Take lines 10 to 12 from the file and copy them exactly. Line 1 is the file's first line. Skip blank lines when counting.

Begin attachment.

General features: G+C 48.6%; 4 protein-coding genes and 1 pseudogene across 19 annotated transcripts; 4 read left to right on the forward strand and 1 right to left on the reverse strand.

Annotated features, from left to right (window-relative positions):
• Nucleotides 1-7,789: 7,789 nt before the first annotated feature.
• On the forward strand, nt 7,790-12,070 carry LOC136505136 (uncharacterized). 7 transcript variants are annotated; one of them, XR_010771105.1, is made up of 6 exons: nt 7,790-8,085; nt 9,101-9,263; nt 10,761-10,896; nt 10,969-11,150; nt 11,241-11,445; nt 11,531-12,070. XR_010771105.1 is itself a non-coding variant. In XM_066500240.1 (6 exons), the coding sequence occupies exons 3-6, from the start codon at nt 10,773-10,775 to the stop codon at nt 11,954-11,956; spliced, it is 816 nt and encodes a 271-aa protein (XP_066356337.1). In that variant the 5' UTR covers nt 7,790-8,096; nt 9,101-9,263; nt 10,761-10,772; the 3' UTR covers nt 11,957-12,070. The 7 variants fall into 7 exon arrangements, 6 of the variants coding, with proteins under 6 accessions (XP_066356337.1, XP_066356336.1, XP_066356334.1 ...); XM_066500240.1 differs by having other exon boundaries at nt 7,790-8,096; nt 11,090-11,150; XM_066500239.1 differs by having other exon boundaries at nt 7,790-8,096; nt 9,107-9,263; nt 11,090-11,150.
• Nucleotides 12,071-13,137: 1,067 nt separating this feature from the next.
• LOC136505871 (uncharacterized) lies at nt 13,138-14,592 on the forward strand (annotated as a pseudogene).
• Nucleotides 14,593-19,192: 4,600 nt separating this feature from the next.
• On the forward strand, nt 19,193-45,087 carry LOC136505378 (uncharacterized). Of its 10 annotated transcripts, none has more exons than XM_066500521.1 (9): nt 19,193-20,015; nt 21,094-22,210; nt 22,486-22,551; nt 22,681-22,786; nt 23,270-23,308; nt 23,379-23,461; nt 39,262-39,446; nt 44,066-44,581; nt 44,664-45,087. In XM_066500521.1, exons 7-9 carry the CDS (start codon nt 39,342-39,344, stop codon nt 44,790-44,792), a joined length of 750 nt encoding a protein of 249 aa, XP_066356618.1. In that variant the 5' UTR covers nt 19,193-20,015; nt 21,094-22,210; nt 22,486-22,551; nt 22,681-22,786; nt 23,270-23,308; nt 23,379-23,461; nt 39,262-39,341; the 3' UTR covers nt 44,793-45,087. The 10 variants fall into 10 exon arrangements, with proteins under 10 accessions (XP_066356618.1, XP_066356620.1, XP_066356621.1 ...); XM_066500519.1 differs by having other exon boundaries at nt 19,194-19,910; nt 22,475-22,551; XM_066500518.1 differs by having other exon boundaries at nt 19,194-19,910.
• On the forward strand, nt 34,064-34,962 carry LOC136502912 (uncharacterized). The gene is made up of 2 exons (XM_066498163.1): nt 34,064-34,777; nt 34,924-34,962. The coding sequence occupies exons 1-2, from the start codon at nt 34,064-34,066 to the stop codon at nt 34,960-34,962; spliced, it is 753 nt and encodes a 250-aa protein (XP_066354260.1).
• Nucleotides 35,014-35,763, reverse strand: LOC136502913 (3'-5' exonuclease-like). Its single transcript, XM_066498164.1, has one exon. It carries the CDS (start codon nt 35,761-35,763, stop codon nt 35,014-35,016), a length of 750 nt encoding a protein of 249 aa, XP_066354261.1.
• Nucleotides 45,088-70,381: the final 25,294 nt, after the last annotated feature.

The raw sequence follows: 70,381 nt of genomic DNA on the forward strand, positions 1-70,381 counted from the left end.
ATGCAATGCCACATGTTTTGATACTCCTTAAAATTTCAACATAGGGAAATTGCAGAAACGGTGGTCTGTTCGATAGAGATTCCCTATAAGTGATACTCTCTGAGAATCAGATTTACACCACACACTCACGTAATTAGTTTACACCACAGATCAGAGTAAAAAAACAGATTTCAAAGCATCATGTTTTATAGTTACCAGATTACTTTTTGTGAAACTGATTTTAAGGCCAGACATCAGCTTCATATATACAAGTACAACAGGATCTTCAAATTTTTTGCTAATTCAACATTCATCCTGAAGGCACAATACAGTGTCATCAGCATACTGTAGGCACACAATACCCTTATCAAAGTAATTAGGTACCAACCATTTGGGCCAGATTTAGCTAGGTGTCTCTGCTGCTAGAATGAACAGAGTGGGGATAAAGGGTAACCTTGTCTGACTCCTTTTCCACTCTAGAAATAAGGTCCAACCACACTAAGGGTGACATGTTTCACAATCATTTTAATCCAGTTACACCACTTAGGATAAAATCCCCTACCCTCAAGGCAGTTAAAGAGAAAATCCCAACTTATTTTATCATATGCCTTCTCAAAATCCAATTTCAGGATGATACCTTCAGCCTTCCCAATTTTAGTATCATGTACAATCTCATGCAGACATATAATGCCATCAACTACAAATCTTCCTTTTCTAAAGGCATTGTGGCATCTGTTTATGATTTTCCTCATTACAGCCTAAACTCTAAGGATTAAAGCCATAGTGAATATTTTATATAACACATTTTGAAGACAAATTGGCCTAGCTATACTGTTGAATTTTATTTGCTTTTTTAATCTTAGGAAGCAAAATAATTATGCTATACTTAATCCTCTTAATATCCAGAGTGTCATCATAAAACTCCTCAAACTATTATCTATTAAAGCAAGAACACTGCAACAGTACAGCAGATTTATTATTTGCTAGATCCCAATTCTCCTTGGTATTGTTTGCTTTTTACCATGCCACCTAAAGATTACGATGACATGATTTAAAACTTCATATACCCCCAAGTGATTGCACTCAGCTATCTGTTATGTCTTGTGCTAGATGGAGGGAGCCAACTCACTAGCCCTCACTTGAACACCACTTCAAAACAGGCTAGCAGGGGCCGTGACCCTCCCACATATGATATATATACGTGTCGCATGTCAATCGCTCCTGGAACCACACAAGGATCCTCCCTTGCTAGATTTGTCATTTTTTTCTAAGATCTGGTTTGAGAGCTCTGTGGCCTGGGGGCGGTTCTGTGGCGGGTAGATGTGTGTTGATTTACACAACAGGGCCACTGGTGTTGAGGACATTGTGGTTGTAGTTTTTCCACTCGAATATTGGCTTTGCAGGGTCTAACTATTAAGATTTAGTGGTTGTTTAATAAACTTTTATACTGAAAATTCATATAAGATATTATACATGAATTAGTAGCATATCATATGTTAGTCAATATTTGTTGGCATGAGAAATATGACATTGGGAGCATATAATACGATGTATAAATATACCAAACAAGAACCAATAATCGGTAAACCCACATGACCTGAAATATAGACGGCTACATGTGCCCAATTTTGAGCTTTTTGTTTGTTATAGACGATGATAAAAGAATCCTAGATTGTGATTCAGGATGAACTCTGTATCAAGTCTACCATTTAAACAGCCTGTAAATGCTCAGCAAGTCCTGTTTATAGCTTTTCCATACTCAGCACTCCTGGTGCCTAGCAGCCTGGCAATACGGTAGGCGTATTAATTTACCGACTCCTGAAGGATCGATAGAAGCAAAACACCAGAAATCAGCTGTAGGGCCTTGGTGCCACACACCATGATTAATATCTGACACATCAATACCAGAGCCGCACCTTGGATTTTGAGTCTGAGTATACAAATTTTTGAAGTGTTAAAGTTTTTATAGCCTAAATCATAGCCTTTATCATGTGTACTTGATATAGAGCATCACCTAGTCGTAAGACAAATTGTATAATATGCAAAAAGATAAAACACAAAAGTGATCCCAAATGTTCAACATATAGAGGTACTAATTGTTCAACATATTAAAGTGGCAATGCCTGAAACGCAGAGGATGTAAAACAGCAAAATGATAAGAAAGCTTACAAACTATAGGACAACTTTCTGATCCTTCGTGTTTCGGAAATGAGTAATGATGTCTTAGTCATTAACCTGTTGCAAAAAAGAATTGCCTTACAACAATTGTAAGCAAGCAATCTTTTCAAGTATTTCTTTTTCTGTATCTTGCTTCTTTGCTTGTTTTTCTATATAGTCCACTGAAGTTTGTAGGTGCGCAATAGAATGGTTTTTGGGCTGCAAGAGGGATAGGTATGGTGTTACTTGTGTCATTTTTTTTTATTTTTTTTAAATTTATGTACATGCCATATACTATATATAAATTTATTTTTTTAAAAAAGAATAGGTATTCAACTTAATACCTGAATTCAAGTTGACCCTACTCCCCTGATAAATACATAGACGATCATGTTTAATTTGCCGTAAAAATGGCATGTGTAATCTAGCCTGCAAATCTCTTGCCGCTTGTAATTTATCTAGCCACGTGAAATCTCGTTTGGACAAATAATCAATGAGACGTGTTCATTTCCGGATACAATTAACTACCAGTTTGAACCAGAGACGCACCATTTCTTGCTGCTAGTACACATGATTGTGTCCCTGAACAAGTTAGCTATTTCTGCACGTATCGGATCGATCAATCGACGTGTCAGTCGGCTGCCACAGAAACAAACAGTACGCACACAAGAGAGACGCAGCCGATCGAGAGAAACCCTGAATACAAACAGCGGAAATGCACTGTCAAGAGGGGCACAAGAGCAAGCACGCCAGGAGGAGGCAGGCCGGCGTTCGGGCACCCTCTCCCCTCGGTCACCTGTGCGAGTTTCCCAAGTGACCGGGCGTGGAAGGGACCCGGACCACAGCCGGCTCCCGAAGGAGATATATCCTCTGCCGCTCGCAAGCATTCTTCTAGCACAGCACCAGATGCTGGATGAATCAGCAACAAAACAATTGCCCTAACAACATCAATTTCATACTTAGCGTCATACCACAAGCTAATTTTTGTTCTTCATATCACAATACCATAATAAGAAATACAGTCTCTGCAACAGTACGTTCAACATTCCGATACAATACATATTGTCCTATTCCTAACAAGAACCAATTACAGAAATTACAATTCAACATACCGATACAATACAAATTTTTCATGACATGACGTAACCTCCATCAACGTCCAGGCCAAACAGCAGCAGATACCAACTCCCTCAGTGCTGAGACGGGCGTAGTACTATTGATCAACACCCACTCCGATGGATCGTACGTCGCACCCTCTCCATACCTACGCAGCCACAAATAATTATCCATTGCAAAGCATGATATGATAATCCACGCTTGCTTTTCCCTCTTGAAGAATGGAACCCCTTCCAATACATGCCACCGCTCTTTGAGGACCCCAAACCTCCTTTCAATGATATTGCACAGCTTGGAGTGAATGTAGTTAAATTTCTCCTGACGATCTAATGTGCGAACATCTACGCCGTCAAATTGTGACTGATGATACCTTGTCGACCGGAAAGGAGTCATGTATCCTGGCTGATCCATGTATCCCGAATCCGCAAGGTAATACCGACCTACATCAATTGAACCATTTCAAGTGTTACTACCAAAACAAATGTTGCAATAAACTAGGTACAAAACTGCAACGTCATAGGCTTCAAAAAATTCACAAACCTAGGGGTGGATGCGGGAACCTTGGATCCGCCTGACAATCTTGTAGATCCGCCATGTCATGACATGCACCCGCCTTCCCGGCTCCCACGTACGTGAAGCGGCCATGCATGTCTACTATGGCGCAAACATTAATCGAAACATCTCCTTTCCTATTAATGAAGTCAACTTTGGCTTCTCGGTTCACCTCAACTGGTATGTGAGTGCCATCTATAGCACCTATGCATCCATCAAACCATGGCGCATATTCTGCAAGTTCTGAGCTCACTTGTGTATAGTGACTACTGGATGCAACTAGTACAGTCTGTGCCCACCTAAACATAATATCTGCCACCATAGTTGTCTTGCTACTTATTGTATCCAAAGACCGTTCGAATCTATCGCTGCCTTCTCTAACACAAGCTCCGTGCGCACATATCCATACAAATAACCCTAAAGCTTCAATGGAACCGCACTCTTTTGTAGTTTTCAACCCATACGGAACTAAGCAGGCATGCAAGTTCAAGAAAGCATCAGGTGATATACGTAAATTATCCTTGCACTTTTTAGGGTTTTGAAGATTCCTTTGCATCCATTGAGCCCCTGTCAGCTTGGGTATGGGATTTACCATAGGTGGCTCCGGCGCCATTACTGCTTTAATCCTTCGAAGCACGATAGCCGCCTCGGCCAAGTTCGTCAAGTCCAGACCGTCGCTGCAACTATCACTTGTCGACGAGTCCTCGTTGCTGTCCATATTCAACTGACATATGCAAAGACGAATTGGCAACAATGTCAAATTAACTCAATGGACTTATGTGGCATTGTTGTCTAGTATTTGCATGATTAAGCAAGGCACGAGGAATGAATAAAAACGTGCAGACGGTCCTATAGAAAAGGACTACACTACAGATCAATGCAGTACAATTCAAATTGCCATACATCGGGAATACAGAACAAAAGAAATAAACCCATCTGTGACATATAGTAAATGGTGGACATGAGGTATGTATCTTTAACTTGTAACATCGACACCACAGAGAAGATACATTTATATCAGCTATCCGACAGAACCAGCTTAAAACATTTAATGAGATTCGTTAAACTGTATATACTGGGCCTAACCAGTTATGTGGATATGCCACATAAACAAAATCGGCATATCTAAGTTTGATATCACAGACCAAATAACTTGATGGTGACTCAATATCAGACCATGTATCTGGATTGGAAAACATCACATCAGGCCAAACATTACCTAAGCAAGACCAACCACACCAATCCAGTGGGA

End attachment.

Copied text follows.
• Nucleotides 35,014-35,763, reverse strand: LOC136502913 (3'-5' exonuclease-like). Its single transcript, XM_066498164.1, has one exon. It carries the CDS (start codon nt 35,761-35,763, stop codon nt 35,014-35,016), a length of 750 nt encoding a protein of 249 aa, XP_066354261.1.
• Nucleotides 45,088-70,381: the final 25,294 nt, after the last annotated feature.

The raw sequence follows: 70,381 nt of genomic DNA on the forward strand, positions 1-70,381 counted from the left end.